A lot of the best folk metal (in my humble opinion) comes from Finland and is sung in a variety of languages. At some point I realised that a vast majority of my favourite bands were Finnish and the themes in their songs often derived from a blend of Norse mythology and Finnish pagan beliefs. It turns out that there are a lot of Australian metalheads, like me, who love folk metal. Whenever I’ve gone to concerts by European folk metal bands I look around and wonder who all these people are – and why is it so hard to meet them in day-to-day life? I’ve seen bands like Ensiferum and the Swiss Celtic band Eluveitie and I just love the music, the energy, the vibe… the sheer geekiness of a bunch of my fellow folk mythology fans singing along in different languages to songs about ancient gods and warriors and history. I’ve been to concerts where fans turn up in kilts or chainmail or all manner of European ethnic costume.

So, really long story short – because I love Finnish heavy metal and, as a result, find myself really intrigued by their culture and creative arts, my sister gave me this short story compilation of Finnish (and at least one Estonian) writers in the fantasy genres.

Overall the stories strike my personal story aesthetic as rather strange. They are not like English stories, with predictably happy endings and a sense of hope. A lot of the stories are quite bleak – I don’t know if that’s just this particular collection of authors or if that’s representative of Finnish literature in general. The closest I have ever read to these stories are some of the 19th Century Russian and Ukrainian authors I like. But where those Slavic stories have an intense, passionate drive – lots of emotions in the face of despair – in this particular collection of Finnish tales I often came away with a sense of a kind of hollowness. That isn’t a criticism, by the way – it’s genuinely refreshing to read stories where I couldn’t ever predict the ending. The fantastical elements are thoroughly woven into the stories, without explanation. They are taken for granted within the stories. Often the stories seem to be left with a lot of loose threads. They aren’t spelled out so that I didn’t always completely understand what exactly the narrative was describing. Again, I found this really fascinating and a good challenge to my assumption that stories need to have clear-cut endings.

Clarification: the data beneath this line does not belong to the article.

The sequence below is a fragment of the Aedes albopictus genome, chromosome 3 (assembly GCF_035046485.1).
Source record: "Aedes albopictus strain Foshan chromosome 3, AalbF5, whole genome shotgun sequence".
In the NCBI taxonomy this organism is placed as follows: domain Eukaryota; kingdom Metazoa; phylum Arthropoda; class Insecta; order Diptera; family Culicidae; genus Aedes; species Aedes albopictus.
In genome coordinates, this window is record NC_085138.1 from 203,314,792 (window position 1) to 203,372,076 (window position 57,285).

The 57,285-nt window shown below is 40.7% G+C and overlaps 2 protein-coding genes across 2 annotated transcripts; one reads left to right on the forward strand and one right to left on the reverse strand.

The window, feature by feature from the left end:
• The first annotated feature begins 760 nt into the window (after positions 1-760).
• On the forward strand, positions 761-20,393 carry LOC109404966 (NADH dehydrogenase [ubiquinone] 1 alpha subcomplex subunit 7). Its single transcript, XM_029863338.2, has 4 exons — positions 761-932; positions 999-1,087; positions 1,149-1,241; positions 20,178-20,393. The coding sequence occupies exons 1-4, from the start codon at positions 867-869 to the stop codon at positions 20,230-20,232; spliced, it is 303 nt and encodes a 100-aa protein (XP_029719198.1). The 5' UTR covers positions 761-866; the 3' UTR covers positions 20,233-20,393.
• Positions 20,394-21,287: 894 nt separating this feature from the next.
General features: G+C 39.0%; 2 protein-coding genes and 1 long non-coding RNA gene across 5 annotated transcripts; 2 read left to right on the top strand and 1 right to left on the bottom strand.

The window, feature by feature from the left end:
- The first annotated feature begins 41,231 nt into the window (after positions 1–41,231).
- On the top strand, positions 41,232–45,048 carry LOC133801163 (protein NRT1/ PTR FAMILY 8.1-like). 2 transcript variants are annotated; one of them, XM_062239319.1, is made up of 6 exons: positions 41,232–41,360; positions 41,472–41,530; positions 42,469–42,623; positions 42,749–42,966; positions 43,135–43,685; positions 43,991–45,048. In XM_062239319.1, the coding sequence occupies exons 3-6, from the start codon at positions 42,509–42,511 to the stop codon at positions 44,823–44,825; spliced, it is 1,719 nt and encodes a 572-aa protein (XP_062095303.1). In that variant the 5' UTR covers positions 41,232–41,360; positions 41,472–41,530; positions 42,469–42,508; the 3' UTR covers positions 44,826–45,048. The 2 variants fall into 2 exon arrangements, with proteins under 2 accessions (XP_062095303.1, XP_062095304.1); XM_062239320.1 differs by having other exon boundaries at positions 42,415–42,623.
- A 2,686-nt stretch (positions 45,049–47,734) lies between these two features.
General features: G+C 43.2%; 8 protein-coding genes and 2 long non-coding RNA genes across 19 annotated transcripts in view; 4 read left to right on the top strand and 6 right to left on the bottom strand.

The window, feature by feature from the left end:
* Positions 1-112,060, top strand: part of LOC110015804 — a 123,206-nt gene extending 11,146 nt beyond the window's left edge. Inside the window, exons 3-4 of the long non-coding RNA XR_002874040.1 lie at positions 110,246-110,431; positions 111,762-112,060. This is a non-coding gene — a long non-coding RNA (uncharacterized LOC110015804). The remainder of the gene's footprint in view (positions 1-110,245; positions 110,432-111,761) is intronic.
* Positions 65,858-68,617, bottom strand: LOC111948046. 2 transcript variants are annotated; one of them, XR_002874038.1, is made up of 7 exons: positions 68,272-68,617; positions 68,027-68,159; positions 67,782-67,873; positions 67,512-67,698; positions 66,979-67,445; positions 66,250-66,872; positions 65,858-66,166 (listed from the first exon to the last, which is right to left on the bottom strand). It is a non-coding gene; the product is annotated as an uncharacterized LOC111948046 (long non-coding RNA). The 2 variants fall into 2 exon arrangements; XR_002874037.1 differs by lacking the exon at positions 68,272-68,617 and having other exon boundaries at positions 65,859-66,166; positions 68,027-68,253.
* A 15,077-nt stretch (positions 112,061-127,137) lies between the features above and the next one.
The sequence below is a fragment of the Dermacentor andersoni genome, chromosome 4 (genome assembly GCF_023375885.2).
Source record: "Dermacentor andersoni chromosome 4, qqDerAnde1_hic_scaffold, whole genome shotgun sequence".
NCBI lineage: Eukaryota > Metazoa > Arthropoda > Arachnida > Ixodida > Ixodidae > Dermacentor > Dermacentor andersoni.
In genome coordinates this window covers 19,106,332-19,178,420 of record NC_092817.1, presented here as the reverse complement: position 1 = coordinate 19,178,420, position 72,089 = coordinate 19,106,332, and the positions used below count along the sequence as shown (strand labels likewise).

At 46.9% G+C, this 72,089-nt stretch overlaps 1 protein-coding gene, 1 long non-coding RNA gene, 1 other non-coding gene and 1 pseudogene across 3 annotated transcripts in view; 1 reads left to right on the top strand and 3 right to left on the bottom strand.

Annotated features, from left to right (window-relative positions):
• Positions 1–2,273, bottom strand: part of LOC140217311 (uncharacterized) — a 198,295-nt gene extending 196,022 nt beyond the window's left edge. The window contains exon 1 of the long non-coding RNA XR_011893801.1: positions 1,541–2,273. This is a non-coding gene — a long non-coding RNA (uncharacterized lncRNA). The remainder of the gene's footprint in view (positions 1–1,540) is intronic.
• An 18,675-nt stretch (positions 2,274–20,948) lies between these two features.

I like that the stories originate in a few different language groups – Finnish, Swedish and Estonian – and come from different story eras. Male and female authors are well-represented. They vary in length, and some of them could be considered poetry. It’s a book I’ll probably come back to at a later date – I do enjoy short story compilations. Usually they serve me well as bedtime reading because I can get in a story before sleep; however, this particular compilation was at times disturbing enough that I found I preferred reading it in broad daylight!